An Improbable Tail
A few weeks ago there was a small stir of excitement in our area, which briefly lit up the gloom of our northern Scottish winter like the Northern Lights, which are quite visible to us at this latitude. Apparently a man - a Marine, no less - had walked, wearing nothing but a grin and a beard straight out of Lord of the Rings, from the south of England into Scotland, up past Loch Ness and the Highlands where I live, and on to the very northernmost point, John O'Groats - in winter. A Scottish winter, at that. I'm not sure where his starting point was but he must have walked about six hundred miles. Forest Gump would have been impressed. It was either a very brave, or foolhardy course of action, depending on your point of view but it certainly bought him his fifteen minutes of fame. There he was on TV, being carefully filmed from the waist up, the way they used to film Elvis Presley in the early days.
"Everyone", he said, "should be free to follow my example if they've a mind to". 'Not even as a joke', thought the whole of Scotland, 'and even less in winter' The police didn't see the funny side of it either. He was arrested five or six times and spent several nights in prison cells, covered by a blanket (the police's idea, not his). I remember scanning the local papers for the headline 'Man arrested for palely loitering', but it wasn't to be. I still think they missed one there.
He was certainly persistent. He finally arrived at his destination and no, he didn't throw himself off a high point into the North Sea, which some people thought (I won't say hoped) might be the logical end to his journey. As far as I know he got dressed, took a train to his hometown and quietly faded back into obscurity, leaving us with a memory, like the Cheshire cat's grin. All this was, I suppose, to make the point that he had the inalienable right to freeze anytime he had a mind to. Well, point taken, but this little saga set me thinking. Why have we never had our own coat, like other animals? 'But we do', I hear you cry, 'and anyway I'm not an animal'. Oh yes you most certainly are, Madam, and besides, I mean the kind of coat you're born with.
"Almost every animal, from a mouse to a moose has a coat. Ok, elephants don't, and maybe hippos, but I suppose they have extra thick skin to compensate. No, beyond dispute, we are the only animal that has to keep warm by getting dressed every morning by the fire. The reason we are coat-less seems fairly obvious. Didn't we start out under the hot sun of Africa, and so had no need of a natural coat? Hmm... then how about gorillas, who share 98% of our genes? They're pretty hairy, no question, so why didn't they shed their coat? You don't see them prancing about in their bare skin? Alright, let's try it from a different angle. Why did we move out of Africa? I have a theory. Suppose the other animals started snickering behind their paws as they watched us tottering around on our spindly legs? Or maybe we just thought we detected a sardonic look or two. No, really, I'm serious. Anybody who's ever played tag with a dog in the garden knows how clumsy they think we are. Just watch as Bracken feints to the left and then effortlessly switches direction in mid-stride as Master sprawls into the rose patch. And they're our friends.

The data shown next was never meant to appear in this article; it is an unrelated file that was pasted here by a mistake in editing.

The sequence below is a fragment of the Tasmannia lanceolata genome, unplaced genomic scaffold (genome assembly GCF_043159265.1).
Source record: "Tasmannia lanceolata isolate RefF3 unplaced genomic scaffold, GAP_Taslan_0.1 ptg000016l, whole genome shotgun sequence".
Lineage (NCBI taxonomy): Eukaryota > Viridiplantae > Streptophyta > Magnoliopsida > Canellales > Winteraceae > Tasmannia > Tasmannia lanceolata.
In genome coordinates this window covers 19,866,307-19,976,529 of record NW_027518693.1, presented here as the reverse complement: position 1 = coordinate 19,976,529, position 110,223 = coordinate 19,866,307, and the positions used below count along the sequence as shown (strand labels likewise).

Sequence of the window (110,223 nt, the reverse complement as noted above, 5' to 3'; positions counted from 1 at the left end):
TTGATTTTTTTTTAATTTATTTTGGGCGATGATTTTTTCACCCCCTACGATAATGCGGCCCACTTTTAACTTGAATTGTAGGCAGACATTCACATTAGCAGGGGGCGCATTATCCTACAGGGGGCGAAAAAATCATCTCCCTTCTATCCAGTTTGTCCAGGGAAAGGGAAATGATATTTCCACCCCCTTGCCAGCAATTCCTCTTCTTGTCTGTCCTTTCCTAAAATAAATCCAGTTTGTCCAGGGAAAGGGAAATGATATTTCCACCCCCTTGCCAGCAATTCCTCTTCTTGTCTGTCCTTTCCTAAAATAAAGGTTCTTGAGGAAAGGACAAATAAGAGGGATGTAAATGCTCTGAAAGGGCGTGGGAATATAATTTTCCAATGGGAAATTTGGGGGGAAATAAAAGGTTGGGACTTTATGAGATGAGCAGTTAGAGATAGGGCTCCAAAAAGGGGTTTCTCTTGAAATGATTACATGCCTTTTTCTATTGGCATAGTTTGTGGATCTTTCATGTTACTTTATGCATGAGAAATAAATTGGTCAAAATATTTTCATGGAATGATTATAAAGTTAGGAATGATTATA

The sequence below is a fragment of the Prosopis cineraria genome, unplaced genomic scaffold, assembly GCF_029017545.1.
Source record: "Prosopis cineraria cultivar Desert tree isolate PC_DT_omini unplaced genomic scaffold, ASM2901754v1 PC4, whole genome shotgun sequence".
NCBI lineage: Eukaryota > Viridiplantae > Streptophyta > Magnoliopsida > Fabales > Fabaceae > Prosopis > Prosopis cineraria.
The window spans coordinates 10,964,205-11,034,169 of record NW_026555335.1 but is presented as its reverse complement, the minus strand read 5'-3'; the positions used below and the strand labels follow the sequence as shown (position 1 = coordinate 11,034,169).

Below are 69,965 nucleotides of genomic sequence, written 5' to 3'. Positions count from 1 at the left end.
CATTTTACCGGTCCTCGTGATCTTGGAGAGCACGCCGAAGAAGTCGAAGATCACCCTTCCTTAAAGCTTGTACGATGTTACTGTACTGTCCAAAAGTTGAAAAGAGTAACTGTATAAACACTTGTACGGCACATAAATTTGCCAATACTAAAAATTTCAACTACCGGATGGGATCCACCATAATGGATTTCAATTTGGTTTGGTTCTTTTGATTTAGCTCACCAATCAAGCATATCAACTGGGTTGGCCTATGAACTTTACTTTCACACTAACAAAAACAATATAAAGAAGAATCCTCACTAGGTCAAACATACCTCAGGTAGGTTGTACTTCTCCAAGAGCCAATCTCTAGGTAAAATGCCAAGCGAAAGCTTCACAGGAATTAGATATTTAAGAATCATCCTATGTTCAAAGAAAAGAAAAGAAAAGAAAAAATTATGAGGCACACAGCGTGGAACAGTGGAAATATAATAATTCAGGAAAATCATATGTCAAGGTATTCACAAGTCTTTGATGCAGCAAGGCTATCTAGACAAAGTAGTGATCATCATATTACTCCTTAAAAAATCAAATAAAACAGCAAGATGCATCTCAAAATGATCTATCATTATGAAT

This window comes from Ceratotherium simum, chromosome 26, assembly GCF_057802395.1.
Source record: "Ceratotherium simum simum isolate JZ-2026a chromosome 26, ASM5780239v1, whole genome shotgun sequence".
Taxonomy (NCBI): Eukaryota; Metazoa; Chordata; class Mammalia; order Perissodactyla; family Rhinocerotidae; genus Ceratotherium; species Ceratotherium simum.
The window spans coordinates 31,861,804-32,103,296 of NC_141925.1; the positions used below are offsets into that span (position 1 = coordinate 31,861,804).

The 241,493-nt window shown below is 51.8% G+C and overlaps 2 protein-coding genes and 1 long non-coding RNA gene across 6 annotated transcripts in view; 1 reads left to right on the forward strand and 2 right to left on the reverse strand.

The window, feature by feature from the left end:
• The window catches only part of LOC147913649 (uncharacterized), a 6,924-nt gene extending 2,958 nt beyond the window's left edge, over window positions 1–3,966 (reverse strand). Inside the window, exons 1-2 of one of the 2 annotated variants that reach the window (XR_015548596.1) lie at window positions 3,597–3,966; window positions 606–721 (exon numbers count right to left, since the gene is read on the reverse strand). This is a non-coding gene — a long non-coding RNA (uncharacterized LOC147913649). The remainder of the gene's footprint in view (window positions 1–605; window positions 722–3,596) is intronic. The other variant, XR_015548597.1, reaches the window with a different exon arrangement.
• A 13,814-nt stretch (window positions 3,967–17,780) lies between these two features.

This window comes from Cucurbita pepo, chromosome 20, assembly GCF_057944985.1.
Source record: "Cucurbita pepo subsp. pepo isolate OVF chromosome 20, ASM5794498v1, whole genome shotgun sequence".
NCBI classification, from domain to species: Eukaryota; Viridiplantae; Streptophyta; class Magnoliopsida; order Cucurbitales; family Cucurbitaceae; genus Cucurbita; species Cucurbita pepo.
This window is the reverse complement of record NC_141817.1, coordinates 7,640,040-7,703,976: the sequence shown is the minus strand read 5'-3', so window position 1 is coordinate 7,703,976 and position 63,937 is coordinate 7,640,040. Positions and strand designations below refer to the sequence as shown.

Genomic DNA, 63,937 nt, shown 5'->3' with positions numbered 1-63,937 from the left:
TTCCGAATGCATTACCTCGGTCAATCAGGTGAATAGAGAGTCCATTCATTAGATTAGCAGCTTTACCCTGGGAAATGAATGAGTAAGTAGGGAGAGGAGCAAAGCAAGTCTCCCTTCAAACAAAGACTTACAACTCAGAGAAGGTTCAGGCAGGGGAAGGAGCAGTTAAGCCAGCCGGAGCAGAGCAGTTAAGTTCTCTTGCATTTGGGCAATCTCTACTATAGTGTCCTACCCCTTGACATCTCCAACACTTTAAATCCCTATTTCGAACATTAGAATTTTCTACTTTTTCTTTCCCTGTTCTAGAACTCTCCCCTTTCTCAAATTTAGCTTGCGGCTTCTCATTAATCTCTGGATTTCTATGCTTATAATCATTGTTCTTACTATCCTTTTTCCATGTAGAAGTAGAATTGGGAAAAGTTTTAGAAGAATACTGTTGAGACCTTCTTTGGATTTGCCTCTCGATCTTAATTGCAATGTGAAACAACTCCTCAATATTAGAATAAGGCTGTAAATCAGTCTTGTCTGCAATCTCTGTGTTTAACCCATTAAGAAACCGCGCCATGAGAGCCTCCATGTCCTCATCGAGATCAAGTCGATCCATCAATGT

We all know the human race is notoriously sensitive to criticism, and I don't suppose the animal kingdom took us very seriously before we equipped ourselves with guns, boots, landrovers etc. Perhaps a few of the more vulnerable and touchy families got together one day and decided to head out for colder climes, where it would be possible to dress up and hide their bony knees without feeling they were being stared at. I read somewhere that the whole population of northern Europeans could be traced back to about five gene types (genotypes?). If I understand this right it means that around five families were responsible for the diversity of virtually the whole of Western culture from Boadicea (Boudicca to Guardian readers) to George Bush. Nepotism on a grand scale. So, bearing this true and staggering fact in mind, my theory about our neurotic ancestors could account for a lot of things, couldn't it?
What do you mean, 'In a pigs eye'? Don't you know people laughed at Darwin when he brought out his theory, and they would certainly have done the same to Einstein if they'd understood what he was talking about? Anyway, if I'm right, my idea throws some light on seemingly irrational activities like war, mud wrestling and round-the-world yacht racing. A large claim, you may say, but consider; those pioneer Europeans who came trudging all the way from the plains of Africa (I seem to recall reading in a book by H.G.Wells that they came from India, but I'll think about that tomorrow); these hardy pioneers, like so many Pilgrim Fathers searching for a new horizon, went to an awful lot of trouble just to soothe their wounded dignity and avoid ridicule. (Remember? They were laughed out of Africa? - try to keep up, it all fits).
Now, does any of this seem familiar? You betcha. It's the M.O. of just about every politician you ever heard of. One imagined slight and you have shoes banged on conference tables, and sanctions applied at the very least, and at the worst - well, you know what I'm saying. And there you have it. These are the same guys who led us out of swampy old Africa in the year dot - give or take a couple of millennia. Neat theory,eh? Better than the string theory. I wonder why nobody ever thought of it before? It's a pity though, that it doesn't seem to have any practical application. I mean, you couldn't gather up all our leaders and put them back in the African veldt. Could you?
As for our friend the intrepid Marine, who trekked all the way up north in his birthday suit - he's done Scotland; maybe he should try Africa next...
James Collins Scottish Essays